California has implemented several literacy policies aimed at improving reading proficiency among its students. The state's approach to literacy education focuses on evidence-based instruction, early intervention, and support for struggling readers. One key policy is the California Common Core State Standards, which outlines the skills and knowledge that students need to develop in order to be successful readers, including phonics, fluency, vocabulary, and comprehension.
California provides training and support for educators in evidence-based literacy practices, such as explicit instruction and the use of assessment data to inform instruction. The state has established the California Reading and Literature Project to provide guidance and support to educators and promote evidence-based literacy practices.
California uses a statewide assessment, the California Assessment of Student Performance and Progress (CAASPP), to monitor student progress in reading and identify areas where additional support is needed. The state's Multi-Tiered System of Supports (MTSS) framework provides a systematic approach to identifying and supporting struggling readers, with tiered levels of intervention based on student needs.
The California Department of Education also partners with local organizations and agencies to promote literacy development through initiatives such as the California Early Literacy Learning program and the California Library Services Act. These programs aim to support literacy development among students and families, particularly those in low-income communities. Additionally, the state has established the California Parent and Family Engagement Framework, which focuses on promoting family engagement and building strong partnerships between schools and families to support student literacy development.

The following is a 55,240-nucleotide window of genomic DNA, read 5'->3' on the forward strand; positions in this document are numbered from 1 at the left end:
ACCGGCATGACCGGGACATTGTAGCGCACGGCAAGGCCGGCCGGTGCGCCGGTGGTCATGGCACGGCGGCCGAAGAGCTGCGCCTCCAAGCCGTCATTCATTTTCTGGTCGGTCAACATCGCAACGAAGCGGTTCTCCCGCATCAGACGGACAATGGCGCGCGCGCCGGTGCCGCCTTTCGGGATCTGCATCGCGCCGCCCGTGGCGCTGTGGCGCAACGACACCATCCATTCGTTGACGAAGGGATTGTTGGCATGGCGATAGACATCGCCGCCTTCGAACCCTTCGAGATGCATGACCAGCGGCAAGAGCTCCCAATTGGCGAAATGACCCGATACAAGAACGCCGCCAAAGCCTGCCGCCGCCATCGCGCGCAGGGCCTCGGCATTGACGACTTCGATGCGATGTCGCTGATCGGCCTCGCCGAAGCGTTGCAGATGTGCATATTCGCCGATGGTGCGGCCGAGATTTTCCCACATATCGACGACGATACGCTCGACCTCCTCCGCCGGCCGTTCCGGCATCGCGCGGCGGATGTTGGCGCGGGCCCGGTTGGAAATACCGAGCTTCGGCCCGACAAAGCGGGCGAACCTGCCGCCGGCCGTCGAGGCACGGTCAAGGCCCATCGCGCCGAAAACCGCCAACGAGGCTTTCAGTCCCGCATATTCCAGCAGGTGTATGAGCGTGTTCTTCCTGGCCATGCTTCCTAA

California Student Score Gaps:
This represents no significant change from the state’s 2019 average score.
In 2022, Black students had an average score that was 37 points lower than that for White students. This performance gap was not significantly different from that in 1998 (31 points).
In 2022, Hispanic students had an average score that was 29 points lower than that for White students. This performance gap was not significantly different from that in 1998 (35 points).
In 2022, male students in California had an average score that was lower than that for female students by 6 points.
In 2022, students who were eligible for the National School Lunch Program (NSLP) had an average score that was 34 points lower than that for students who were not eligible. This performance gap was not significantly different from that in 1998 (36 points).
Information from the NAEP website for 2022 4th grade reading scores.
CA EVIDENCE-BASED CHAMPIONS
CA EVIDENCE-BASED ORGANIZATIONS
These organizations are committed to promoting evidence-based reading practices, providing professional development opportunities for educators, and supporting students in developing strong reading skills.